Accompanied by wheelchairs and walking sticks, MBTA riders on Monday listened to a presentation on the transit system's court-mandated accessibility improvements and provided feedback on areas that still need improvement.

Former Superior Court Judge Patrick King, who has been appointed independent monitor of the settlement, lauded the "outstanding" work providing working elevators at stations — with construction of Park Street elevators expected later this month — and said that bus operators had improved their rate of properly securing wheelchairs and scooters from 8 percent in 2004 to 95 percent this year.

As public comments made clear, there is not yet complete access to the system.

"I do understand we're not perfect. Things happen. There is improvement to be made, and we will continue to work on that," said Acting MBTA General Manager Jonathan Davis at the meeting on Monday afternoon. Davis said the MBTA has a "commitment to see that the system is 100 percent accessible by 2020."

According to the riders who spoke at the meeting, the needed improvements include both equipment, such as buses that are completely accessible, and MBTA employees who always follow the right protocols.

On July 22, 2002, a group of people sued the MBTA, alleging discrimination because they were not granted equal access to buses and trains, according to federal court documents. In 2006, the MBTA and the group of riders agreed on a settlement and King was assigned to oversee the plan.

"I don't want to be left out in the snow anymore," said Joanne Daniels-Finegold, who uses a wheelchair and said that when she is picked up bus operators sometimes leave her outside while making the arrangements inside the bus to accommodate her. A Braintree resident, she said she shovels out her own bus stop and said more bus stops - not just the busiest ones - should be cleared of snow by the MBTA. Some of the people in the room were named parties to the lawsuit, including Daniels-Finegold.

With plans to shut down Government Center station for a period of about two years and a cost of about $90 million, the MBTA will bring elevator access to the station serving the neighborhood around Boston City Hall, King said. More work is needed on developing external bus speakers, which announce the route number, that can withstand the region's frigid winters, King said.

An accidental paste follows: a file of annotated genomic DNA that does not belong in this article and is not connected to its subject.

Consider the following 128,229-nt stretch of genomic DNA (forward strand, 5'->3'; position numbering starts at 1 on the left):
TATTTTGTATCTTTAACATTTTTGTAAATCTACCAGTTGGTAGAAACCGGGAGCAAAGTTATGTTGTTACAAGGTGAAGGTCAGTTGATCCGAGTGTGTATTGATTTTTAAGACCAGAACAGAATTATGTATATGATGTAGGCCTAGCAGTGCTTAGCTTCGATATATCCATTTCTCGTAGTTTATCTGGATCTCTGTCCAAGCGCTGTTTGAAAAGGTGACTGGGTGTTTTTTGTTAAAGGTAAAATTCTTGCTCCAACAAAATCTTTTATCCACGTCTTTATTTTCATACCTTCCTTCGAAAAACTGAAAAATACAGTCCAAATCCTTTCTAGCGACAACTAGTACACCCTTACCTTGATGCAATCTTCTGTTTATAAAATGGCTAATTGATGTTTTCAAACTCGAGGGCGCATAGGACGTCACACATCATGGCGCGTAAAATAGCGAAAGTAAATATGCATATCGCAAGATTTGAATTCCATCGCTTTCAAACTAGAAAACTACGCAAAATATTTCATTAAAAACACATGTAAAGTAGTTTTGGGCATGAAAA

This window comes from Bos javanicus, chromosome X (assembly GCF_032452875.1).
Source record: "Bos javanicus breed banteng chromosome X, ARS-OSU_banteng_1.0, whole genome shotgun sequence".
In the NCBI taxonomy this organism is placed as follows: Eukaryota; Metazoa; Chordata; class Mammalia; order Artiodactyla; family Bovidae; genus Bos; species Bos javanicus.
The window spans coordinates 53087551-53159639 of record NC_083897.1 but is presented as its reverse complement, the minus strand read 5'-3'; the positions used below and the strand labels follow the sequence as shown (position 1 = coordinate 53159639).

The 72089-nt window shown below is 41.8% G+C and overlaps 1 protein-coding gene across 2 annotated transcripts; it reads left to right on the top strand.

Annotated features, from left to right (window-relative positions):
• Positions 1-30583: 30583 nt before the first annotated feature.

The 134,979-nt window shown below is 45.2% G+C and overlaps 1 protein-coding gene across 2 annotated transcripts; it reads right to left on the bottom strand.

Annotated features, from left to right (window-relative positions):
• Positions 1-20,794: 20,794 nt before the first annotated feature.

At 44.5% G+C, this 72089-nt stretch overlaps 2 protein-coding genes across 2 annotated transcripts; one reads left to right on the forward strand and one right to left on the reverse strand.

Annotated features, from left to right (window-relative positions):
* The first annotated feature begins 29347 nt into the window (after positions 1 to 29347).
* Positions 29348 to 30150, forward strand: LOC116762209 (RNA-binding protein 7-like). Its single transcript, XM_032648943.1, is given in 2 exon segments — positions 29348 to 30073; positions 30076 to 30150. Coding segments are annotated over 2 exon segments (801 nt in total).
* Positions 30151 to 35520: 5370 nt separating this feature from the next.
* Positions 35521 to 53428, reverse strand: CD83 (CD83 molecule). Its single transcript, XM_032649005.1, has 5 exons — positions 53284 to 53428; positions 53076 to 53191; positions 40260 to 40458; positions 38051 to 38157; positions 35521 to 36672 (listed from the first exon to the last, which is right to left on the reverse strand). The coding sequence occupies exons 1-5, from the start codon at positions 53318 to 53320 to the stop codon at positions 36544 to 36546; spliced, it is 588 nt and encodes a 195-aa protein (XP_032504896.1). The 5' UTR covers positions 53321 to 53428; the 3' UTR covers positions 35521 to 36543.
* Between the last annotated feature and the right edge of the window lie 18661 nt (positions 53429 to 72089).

Other stations, including Boylston and stations along Commonwealth Avenue, are not required to become handicap accessible in the settlement agreement, King said. He said space considerations prevent the stations along Commonwealth Avenue from becoming fully accessible.

Bus drivers have a device in their buses where they can press a button to alert management that someone has parked, blocking a bus stop and in the first 10 months of the year, drivers have issued 37,000 alerts, with the most parking violation alerts at a stop on Mount Auburn Street in Watertown, according to King.

King also saw the possibility of a technological and legal leap in how tickets are issued to people who block bus stops.

"Perhaps at some point the next logical step is to provide the T with authority to issue tickets without actually going to the bus stop," King said.

Don Summerfield, a Cambridge resident who uses a cane, said that MBTA operators had recently refused his request for them to ask passengers to move from the priority seating on a train and a bus.

"The operator said, 'I can't.' Well I said, 'You can,'" Summerfield said.

A guide to MBTA accessibility says operators are required to ask riders to move out of priority seating, but may not demand the customer move because "that person could very well have a hidden disability."

Summerfield told the News Service that customer service on the MBTA has vastly improved over the past decade, saying 10 years ago buses would speed past him as he waited at bus stops.

"I would stand at that bus stop for an hour," Summerfield said.

John Marshall, a Boston resident who uses a wheelchair, said he doubted the MBTA's statistics on bus drivers' compliance with the protocols for safely securing a wheeled device, and said in his experience most drivers do not properly secure wheelchairs.

"That creates a safety problem. It certainly helps to destroy very expensive wheelchairs and scooters," Marshall said.